Court Cases

No Child Left Behind Act: Not an “Unfunded Mandate”

On June 7, 2010, the U.S. Supreme Court turned down the request of the National Education Association to review the decision of the U.S. Court of Appeals for the Sixth Circuit in School District of the City of Pontiac [MI] v. Duncan (09-0852). 

Background.  The NEA and the school district of Pontiac, Michigan sought, through the Pontiac, Michigan case, to have the No Child Left Behind Act (NCLB)set aside as a so-called “unfunded mandate.”  In short, the NEA claimed NCLB does not require states and school districts that accept federal funds under Title I of the Elementary and Secondary Education Act (as amended by the No Child Left Behind Act), to comply with the statutory requirements of the Act if those funds do not cover the full costs of compliance. Their argument was based on the following language:

Nothing in this Act shall be construed to authorize an officer or employee of the Federal Government to mandate, direct, or control a State, local educational agency, or school’s curriculum, program of instruction, or allocation of State or local resources, or mandate a State or any subdivision thereof to spend any funds or incur any costs not paid for under this Act. 20 USC § 7907(a).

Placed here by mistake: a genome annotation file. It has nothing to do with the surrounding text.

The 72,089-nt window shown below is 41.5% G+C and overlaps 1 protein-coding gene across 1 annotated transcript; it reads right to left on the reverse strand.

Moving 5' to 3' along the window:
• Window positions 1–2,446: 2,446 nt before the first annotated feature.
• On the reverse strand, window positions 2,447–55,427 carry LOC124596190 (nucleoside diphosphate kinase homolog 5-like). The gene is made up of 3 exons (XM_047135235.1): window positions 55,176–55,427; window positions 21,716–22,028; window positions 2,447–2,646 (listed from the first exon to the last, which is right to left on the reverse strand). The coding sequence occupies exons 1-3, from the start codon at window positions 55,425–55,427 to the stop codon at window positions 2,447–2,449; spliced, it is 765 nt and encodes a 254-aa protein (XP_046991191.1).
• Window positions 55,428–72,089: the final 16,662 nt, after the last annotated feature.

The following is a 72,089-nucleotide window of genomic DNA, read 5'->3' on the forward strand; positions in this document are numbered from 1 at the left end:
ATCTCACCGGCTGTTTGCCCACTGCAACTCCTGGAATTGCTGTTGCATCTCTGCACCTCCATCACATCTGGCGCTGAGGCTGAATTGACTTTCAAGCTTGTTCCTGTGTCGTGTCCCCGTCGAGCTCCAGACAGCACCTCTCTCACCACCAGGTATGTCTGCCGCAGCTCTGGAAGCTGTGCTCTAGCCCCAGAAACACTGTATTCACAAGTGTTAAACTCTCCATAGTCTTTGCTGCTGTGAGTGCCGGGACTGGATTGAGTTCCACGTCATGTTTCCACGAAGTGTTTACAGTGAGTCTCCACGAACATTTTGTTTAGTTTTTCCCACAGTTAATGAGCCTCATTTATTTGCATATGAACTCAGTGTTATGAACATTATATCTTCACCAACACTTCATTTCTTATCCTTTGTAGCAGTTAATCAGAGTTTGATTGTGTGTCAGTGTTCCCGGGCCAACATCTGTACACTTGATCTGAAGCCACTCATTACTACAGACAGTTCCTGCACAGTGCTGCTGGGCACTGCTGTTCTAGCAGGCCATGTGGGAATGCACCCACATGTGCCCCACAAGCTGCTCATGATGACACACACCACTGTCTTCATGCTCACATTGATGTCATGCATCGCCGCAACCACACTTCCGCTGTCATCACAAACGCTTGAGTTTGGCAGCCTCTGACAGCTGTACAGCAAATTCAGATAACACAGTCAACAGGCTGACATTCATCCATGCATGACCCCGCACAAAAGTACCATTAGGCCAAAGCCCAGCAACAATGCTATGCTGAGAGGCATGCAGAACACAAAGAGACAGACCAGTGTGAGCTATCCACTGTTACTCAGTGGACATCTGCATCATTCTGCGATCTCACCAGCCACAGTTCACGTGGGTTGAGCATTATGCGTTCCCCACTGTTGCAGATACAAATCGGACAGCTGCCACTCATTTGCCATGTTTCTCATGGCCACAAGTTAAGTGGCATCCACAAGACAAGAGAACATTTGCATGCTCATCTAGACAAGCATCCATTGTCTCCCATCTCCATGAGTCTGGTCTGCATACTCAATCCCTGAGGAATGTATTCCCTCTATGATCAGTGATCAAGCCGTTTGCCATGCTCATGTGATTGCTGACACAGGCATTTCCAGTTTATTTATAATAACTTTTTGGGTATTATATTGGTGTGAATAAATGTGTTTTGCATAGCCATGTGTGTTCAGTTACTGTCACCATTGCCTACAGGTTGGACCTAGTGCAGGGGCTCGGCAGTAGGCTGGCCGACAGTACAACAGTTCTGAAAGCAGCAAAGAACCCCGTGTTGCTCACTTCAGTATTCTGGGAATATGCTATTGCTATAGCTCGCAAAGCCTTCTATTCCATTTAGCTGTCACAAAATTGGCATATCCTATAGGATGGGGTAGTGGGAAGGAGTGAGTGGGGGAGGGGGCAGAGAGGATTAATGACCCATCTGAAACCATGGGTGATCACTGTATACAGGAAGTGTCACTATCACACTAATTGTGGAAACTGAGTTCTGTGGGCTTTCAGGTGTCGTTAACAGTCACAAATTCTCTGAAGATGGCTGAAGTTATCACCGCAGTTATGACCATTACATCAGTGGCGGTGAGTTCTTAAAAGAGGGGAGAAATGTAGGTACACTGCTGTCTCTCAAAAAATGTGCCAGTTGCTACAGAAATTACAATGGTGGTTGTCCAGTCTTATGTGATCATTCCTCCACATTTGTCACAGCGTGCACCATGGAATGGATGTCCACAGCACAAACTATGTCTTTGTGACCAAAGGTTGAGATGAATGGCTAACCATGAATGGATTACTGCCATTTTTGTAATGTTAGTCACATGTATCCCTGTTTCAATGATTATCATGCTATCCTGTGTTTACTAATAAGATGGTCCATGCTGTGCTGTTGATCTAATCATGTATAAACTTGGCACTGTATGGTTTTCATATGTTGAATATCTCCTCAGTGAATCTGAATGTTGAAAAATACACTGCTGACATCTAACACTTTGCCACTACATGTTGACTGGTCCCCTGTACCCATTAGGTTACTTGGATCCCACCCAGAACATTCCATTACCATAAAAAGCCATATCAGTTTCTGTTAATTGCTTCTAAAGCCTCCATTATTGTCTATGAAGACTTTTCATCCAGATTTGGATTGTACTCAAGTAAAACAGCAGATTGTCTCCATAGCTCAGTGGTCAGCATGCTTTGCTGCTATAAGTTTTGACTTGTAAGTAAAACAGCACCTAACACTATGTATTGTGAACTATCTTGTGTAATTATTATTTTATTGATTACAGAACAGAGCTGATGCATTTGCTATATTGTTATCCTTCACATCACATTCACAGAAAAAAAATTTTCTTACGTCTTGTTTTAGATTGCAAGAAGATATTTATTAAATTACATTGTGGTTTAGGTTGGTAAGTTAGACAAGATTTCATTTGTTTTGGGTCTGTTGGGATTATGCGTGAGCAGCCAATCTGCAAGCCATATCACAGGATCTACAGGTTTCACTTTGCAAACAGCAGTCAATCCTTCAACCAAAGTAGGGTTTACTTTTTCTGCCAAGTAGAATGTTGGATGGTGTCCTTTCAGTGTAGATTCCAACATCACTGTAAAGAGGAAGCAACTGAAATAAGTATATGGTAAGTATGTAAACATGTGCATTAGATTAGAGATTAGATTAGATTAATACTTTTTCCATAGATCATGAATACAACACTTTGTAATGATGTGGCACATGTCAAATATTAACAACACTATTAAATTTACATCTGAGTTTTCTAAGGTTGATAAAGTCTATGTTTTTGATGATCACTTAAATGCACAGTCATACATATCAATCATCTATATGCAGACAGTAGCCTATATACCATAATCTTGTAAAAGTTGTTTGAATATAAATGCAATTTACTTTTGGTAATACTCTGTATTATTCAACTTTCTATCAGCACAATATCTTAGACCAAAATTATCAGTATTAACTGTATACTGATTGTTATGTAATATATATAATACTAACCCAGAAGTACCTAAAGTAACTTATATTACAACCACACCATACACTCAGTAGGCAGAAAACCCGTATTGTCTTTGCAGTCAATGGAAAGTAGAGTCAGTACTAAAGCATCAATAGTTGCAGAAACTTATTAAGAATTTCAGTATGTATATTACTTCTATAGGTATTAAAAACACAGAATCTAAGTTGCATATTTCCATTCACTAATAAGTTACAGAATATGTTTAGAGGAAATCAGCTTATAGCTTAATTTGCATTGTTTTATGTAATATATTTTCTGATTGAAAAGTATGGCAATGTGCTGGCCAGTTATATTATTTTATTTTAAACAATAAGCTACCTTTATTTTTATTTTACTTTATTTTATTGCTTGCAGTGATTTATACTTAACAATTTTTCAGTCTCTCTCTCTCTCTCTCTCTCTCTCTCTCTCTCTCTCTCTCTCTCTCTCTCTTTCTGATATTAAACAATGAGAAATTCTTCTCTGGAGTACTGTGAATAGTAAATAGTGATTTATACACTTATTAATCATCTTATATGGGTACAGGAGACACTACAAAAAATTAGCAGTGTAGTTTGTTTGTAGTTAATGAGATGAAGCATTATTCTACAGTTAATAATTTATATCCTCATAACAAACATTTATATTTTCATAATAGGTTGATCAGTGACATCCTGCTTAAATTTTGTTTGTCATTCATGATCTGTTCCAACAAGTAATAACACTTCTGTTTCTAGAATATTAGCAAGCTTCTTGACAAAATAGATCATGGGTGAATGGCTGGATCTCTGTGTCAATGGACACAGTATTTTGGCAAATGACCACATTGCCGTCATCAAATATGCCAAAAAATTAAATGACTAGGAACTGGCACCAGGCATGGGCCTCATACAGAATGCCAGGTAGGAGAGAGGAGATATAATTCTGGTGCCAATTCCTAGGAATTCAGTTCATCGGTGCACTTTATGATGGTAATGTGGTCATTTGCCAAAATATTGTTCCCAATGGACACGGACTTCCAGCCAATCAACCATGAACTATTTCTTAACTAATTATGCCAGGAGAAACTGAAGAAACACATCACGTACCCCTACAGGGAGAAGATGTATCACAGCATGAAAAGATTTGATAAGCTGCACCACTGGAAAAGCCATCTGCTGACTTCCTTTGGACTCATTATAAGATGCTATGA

The United States, on the other hand, argued that when states and school districts take the federal dollars, they agree to abide by the law’s requirements as a condition of receiving the funds.

Procedure of the Case. The trial judge rejected the NEA and school district’s arguments about the meaning of the unfunded mandate language and dismissed the case. The trial court noted that section 7907(A) restricts the ability of the federal government to add to the statutory conditions for receipt of federal funds, but it does not excuse noncompliance with the statutory conditions themselves or guarantee that Congress will reimburse states for other state and local money they might spend to comply with the Act.

A three judge panel of the Sixth Circuit Court of Appeals reversed in a 2-1 decision.  Thereafter, the Sixth Circuit granted a rehearing with the full court (en banc), and affirmed the trial court’s decision via an 8-8 decision.  Subsequently, the NEA petitioned the U.S. Supreme Court for review.

In its announcement on June 7 of its refusal to take the case, the Supreme Court permitted the trial court’s dismissal of the case to stand.  What that means, in essence, is that the No Child Left Behind Act (NCLB) is not an “unfunded mandate” in Kentucky, Michigan, Ohio, and Tennessee (the states of the Sixth Circuit).

Conclusion.  So whether one is a school district, teacher, principal, or state education agency, one cannot lawfully refuse to comply with NCLB in the Sixth Circuit by arguing there are insufficient federal funds to meet the requirements of the law.  Whether new or other court challenges urging the same argument make their way to the high court in future years is an open question.

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